Like humans, floors can get creaky joints. So if yours is starting to show its age, step up to the plate and give it a quick pick-me-up. Jonathan and Drew Scott will show you how easily those creaks can be removed.
DIY Ditty Track #4: Three Sweeps You’re Done
Let’s take it step by step
Here’s how to reverse the sands of time with a little talcum powder and a sturdy broom.
- Sprinkle some talcum powder over the squeaky spot.
- Sweep the powder into the gaps between the floorboards (don’t forget the elbow grease).
Now, no one will hear you sneaking into the kitchen for a midnight snack (ice cream, anyone?).
Better with age (quick tips for old homes)
Like America’s favorite pastime, an old home is full of nostalgia and charm. But often, along with charming details like original crown molding, you’ll inherit drafty windows, sputtering faucets, and outdated wall sconces. Don’t despair — even if you don’t have the time, money, or restoration savvy for a full overhaul, you can still give your old house a weekend makeover. Show it some love with these quick tips.
Upgrade the small stuff
Compared with a full renovation, surface fixtures like toilet seats, faucets, and shower heads are relatively cheap and fast to replace — and make a big difference in comfort and convenience (not to mention style).
Update lights and fixtures
Replacing outdated or inefficient light fixtures gives you a chance to modernize a little, save on your energy bill, and improve the mood at dinner parties. While you’re at it, replace old switch plates and outlet covers with updated models to suit your taste. It’s an easy way to customize and refresh your home.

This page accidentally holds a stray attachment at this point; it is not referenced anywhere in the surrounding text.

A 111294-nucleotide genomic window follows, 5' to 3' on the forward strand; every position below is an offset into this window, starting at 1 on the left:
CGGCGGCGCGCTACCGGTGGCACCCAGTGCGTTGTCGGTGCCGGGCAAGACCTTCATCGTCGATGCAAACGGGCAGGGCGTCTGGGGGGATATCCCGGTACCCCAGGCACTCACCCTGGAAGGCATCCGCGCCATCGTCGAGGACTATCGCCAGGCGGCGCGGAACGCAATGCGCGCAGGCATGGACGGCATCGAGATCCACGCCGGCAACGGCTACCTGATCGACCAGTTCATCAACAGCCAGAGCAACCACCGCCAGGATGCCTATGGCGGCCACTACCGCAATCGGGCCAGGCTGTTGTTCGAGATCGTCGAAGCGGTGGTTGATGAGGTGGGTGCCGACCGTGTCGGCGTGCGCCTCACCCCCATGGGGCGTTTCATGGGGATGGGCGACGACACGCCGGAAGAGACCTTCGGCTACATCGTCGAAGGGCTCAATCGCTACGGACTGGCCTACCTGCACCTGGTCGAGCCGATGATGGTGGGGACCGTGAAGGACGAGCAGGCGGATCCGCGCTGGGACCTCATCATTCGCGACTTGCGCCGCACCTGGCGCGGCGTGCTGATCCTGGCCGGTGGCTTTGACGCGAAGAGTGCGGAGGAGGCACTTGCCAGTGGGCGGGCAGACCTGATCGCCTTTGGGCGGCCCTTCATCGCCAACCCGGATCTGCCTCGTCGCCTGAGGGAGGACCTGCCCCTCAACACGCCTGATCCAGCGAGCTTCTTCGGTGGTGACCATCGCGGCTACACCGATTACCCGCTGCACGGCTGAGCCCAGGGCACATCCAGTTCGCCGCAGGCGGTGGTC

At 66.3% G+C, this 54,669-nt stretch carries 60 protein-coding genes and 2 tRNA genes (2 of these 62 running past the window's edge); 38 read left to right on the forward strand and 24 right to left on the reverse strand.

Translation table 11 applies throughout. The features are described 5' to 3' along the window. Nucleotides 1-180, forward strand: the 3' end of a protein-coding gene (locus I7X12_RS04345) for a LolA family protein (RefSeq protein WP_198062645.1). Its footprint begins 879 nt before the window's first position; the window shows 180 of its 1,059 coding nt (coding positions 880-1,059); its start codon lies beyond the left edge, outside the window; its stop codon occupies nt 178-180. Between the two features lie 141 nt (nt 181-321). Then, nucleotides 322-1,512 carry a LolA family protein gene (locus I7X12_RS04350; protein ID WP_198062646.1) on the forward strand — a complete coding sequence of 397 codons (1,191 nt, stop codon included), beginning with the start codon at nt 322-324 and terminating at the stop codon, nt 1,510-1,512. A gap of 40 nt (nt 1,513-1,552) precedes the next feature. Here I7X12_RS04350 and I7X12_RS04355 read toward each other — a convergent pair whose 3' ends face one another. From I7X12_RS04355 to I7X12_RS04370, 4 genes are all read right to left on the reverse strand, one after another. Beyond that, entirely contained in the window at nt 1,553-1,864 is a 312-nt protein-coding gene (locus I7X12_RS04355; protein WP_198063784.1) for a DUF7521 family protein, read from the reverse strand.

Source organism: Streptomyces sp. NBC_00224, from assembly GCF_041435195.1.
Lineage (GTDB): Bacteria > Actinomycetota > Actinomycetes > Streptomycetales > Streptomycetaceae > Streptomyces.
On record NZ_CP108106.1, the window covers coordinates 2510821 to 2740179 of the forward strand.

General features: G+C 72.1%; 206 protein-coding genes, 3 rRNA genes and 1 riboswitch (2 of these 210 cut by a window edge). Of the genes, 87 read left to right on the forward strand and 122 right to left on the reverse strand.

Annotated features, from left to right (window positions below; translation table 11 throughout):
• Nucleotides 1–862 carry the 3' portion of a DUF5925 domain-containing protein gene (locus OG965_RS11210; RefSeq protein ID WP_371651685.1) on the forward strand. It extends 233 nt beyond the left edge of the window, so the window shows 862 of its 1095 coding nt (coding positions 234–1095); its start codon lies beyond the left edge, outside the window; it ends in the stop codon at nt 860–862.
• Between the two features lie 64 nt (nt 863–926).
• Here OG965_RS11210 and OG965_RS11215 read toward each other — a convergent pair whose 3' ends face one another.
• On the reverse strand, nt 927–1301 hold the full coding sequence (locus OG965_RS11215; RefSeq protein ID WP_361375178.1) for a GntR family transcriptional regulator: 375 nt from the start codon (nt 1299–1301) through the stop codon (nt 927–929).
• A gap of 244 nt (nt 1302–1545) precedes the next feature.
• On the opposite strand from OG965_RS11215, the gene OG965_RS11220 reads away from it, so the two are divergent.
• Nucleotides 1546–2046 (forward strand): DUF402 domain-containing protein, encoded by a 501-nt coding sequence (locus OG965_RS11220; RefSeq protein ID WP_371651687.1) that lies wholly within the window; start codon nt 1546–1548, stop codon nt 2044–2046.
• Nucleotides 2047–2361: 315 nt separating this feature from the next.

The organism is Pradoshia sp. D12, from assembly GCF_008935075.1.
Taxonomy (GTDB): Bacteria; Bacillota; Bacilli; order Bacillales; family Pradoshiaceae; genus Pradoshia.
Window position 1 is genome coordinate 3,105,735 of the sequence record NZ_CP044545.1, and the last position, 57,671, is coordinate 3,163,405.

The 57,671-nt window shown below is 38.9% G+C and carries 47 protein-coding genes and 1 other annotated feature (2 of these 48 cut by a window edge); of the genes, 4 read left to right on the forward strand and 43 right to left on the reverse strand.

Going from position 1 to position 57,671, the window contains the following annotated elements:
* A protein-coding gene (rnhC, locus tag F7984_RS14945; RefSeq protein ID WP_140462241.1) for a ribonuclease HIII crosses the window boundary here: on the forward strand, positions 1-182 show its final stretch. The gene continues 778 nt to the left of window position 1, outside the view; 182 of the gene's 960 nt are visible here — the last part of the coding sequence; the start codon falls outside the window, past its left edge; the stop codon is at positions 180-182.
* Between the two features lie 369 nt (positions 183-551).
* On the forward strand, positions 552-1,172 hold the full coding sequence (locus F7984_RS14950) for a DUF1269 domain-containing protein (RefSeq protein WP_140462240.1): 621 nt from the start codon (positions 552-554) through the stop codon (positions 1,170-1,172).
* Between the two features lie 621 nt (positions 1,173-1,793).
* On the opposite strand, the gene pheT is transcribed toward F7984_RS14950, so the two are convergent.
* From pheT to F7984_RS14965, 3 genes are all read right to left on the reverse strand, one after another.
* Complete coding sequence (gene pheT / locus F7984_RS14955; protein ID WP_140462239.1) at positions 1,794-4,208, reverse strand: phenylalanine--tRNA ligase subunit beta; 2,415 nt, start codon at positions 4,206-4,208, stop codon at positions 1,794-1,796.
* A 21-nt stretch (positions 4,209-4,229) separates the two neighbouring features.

Bring old features back to life
“Old” doesn’t have to mean “worn out.” Before you decide that old bathtub or those kitchen floor tiles are ripe for replacement, give them a chance to live up to their former glory. We’re talking elbow grease — scrubbing grout, resealing windows, and filling in wall holes (great use for leftover acrylic caulk, FYI). While bringing old features back to life, don’t be afraid to call in the pros. After all, restoring the finish on that claw foot bathtub sure beats buying a new one — in charm as well as price.
Like a longtime friend, your old house has quirks and blemishes that make it what it is. Sure, take care of the major maintenance and invest in those low-effort, high-impact details — but embrace the house you chose for its true character.
More cool hacks and helpful tips
Here are a few more links to help you take care of your old (or not-so-old) home.
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Hail To The Tread